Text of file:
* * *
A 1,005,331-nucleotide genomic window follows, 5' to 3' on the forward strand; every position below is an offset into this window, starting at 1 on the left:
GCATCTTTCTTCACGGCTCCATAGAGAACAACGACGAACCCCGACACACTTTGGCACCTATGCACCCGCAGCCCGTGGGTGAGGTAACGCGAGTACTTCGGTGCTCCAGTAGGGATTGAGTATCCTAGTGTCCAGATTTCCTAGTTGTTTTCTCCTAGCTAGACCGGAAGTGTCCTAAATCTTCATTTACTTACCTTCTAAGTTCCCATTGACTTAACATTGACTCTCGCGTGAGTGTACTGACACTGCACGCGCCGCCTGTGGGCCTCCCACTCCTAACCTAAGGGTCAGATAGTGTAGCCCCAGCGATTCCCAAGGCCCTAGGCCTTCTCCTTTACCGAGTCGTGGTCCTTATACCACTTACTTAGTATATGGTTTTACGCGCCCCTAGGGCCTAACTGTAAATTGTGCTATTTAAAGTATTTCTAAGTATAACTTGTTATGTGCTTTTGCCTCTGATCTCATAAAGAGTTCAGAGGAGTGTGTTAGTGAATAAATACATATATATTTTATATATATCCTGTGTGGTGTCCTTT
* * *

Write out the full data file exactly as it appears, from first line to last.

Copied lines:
A 1,005,331-nucleotide genomic window follows, 5' to 3' on the forward strand; every position below is an offset into this window, starting at 1 on the left:
GCATCTTTCTTCACGGCTCCATAGAGAACAACGACGAACCCCGACACACTTTGGCACCTATGCACCCGCAGCCCGTGGGTGAGGTAACGCGAGTACTTCGGTGCTCCAGTAGGGATTGAGTATCCTAGTGTCCAGATTTCCTAGTTGTTTTCTCCTAGCTAGACCGGAAGTGTCCTAAATCTTCATTTACTTACCTTCTAAGTTCCCATTGACTTAACATTGACTCTCGCGTGAGTGTACTGACACTGCACGCGCCGCCTGTGGGCCTCCCACTCCTAACCTAAGGGTCAGATAGTGTAGCCCCAGCGATTCCCAAGGCCCTAGGCCTTCTCCTTTACCGAGTCGTGGTCCTTATACCACTTACTTAGTATATGGTTTTACGCGCCCCTAGGGCCTAACTGTAAATTGTGCTATTTAAAGTATTTCTAAGTATAACTTGTTATGTGCTTTTGCCTCTGATCTCATAAAGAGTTCAGAGGAGTGTGTTAGTGAATAAATACATATATATTTTATATATATCCTGTGTGGTGTCCTTT